Zayed Al Zayani, the chairman of the Bahrain Grand Prix, has hit out at F1 teams over the decision not to travel to the Gulf State for a rescheduled race this season as he admitted that it 'wasn't our call' if the race will return to the calendar next year.
The Bahrain race was cancelled following political unrest in the weeks prior to the season-opener, which was then reinstated to the date originally set aside for the Indian Grand Prix – which in-turn was moved to the end of the year with a new December date.
The reaction of the F1 teams to that decision saw Bahrain bosses elect to withdraw the race from the calendar, and Al Zayani admitted the reaction of the teams was particularly disappointing.
"They have been very temperamental," he told the Evening Standard
during a visit to the British Grand Prix at Silverstone. "I feel disappointed because it cannot go within three months from one end of the spectrum – 'Oh, you are my favourite destination, we love it here, we feel like we are at home in Bahrain' – to the other, 'We don't want to go to Bahrain'. Yes, events have happened in-between, but you can't be so temperamental.
"It was a unanimous vote of all 26 World Council members. [F1 commercial rights-holder] Bernie [Ecclestone] voted for it. On 8 June, I met him here in London. He said, 'There is resistance from the teams, but if you want I'll push for it...we'll get it sorted'. He even gave us the option of holding it on 4 December. This was never about Bernie losing money by not having a race in Bahrain.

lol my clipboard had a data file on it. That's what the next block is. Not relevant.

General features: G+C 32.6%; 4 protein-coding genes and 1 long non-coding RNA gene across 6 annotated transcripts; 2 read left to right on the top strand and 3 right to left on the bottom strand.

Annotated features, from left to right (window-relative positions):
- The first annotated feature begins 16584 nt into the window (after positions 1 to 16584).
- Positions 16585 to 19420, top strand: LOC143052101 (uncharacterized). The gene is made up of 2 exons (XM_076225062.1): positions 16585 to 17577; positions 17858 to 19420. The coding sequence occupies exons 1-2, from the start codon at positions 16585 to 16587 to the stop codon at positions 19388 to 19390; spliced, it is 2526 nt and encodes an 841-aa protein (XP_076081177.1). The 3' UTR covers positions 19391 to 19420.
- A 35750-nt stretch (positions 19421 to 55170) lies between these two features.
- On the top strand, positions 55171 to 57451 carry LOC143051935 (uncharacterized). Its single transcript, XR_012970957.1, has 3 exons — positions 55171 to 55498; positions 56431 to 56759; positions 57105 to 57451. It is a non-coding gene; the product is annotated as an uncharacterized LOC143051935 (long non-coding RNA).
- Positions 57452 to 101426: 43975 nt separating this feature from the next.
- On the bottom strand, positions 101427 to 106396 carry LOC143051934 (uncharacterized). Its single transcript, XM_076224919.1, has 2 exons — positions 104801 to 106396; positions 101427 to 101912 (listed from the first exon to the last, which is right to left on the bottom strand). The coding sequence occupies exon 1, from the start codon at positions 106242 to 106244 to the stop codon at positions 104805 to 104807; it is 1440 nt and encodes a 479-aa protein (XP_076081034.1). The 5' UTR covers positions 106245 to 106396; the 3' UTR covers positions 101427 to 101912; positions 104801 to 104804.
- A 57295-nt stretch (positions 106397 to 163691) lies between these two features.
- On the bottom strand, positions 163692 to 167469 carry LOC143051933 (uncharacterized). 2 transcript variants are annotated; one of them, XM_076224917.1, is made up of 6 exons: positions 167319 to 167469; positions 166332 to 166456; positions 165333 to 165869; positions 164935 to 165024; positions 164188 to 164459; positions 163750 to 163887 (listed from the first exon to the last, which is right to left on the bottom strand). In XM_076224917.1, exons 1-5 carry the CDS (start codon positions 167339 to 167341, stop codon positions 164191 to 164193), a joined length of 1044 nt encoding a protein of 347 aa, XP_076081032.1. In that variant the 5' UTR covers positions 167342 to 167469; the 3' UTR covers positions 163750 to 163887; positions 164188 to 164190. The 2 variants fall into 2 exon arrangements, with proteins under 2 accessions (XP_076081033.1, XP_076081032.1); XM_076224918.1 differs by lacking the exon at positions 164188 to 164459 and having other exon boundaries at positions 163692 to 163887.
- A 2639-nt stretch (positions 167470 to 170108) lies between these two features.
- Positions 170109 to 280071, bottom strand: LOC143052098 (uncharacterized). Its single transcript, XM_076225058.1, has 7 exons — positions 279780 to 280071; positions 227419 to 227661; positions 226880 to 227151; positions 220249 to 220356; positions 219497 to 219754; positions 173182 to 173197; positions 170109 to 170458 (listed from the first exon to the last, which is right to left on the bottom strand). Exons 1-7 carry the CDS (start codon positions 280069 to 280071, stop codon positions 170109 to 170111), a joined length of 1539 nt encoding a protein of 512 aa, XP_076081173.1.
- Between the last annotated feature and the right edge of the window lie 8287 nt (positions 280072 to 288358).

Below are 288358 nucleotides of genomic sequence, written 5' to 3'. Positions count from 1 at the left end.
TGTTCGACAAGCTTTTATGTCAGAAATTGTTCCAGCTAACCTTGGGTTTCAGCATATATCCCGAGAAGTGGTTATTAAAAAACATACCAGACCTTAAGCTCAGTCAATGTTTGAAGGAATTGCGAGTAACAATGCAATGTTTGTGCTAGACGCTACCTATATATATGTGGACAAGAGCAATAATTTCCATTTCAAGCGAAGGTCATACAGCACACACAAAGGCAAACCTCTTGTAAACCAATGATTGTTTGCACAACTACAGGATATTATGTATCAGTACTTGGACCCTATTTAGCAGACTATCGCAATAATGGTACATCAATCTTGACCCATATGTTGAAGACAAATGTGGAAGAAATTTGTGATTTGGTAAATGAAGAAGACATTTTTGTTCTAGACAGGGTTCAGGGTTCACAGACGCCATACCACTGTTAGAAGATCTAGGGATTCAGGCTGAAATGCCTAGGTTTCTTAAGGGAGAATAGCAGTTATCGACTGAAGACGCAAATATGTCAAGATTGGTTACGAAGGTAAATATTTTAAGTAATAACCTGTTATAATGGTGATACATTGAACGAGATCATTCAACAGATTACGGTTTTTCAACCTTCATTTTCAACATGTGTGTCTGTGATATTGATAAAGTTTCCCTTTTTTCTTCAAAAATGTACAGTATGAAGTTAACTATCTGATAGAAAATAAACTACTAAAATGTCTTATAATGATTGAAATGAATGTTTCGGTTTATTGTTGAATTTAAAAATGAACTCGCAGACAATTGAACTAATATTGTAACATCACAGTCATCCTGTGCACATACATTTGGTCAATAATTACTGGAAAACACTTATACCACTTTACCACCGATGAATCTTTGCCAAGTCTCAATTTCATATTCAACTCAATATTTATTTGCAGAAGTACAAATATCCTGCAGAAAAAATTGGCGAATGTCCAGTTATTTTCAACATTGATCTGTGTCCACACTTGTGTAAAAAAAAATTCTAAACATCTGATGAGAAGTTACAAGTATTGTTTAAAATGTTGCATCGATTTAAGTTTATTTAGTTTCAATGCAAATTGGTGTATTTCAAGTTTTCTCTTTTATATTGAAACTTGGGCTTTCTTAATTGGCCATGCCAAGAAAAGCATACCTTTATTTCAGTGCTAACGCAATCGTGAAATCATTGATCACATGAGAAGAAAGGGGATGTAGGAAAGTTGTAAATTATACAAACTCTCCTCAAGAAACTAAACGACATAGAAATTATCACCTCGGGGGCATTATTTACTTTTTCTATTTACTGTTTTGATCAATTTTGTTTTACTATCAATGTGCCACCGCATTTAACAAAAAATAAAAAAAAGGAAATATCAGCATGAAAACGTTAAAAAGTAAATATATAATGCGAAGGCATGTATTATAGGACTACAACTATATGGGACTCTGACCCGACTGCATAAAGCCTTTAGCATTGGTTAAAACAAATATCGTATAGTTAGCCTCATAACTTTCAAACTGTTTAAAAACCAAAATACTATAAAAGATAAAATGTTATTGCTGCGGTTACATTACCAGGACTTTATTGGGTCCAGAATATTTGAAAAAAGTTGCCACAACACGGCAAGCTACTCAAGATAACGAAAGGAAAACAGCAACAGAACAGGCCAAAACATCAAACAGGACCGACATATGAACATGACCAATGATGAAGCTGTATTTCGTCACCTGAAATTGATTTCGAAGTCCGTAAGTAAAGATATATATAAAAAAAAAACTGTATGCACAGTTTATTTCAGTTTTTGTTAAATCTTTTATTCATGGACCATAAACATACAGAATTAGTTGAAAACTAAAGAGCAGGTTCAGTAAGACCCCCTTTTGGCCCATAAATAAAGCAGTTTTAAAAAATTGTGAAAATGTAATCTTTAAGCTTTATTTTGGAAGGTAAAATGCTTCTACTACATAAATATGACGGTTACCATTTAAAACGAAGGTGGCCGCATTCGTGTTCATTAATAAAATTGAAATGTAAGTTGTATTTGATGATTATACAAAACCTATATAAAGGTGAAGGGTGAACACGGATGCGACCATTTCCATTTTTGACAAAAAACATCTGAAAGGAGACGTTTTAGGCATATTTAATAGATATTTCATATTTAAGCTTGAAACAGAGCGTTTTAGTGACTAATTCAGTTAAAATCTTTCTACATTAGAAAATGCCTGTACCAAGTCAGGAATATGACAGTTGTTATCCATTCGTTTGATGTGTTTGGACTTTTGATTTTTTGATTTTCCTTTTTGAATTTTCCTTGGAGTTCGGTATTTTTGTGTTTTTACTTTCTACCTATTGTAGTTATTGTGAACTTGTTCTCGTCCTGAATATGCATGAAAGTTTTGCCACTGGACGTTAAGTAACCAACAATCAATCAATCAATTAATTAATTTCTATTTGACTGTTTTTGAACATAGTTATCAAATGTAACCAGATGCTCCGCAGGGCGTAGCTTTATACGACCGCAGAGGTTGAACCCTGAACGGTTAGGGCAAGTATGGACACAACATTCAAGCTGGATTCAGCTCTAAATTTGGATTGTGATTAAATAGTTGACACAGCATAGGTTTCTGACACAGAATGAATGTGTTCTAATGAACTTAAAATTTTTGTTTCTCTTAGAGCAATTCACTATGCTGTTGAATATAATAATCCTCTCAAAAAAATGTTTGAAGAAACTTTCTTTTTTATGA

"There were a lot of complaints from the teams and sponsors and, at the end of the day, we withdrew. We didn't want to stir up a fight with the teams."
Al Zayani also hit out at Red Bull driver Mark Webber in particular after the Australia was one of the most outspoken critics of the planned decision to put Bahrain back on the schedule.
"He [Webber] talked about human rights and all that," he said. "Doesn't Australia have issues with the Aborigines? I don't see Mark Webber talking about that. Why Mark Webber went against Bahrain I don't know. He's raced in Bahrain many times and he's always loved it. We've never had any criticism in the previous seven grands prix. We've always been getting high marks for our organisation, everyone involved in F1 loves it.
"As Bernie told me, 'If human rights was the criterion for F1 races, we would only have them in Belgium and Switzerland in the future'..."
The race chairman insisted that he was hopeful that Bahrain will feature again on the calendar next year although he admitted that nothing was certain.
"I don't know when the race will be held next year," he said. "It's not our call."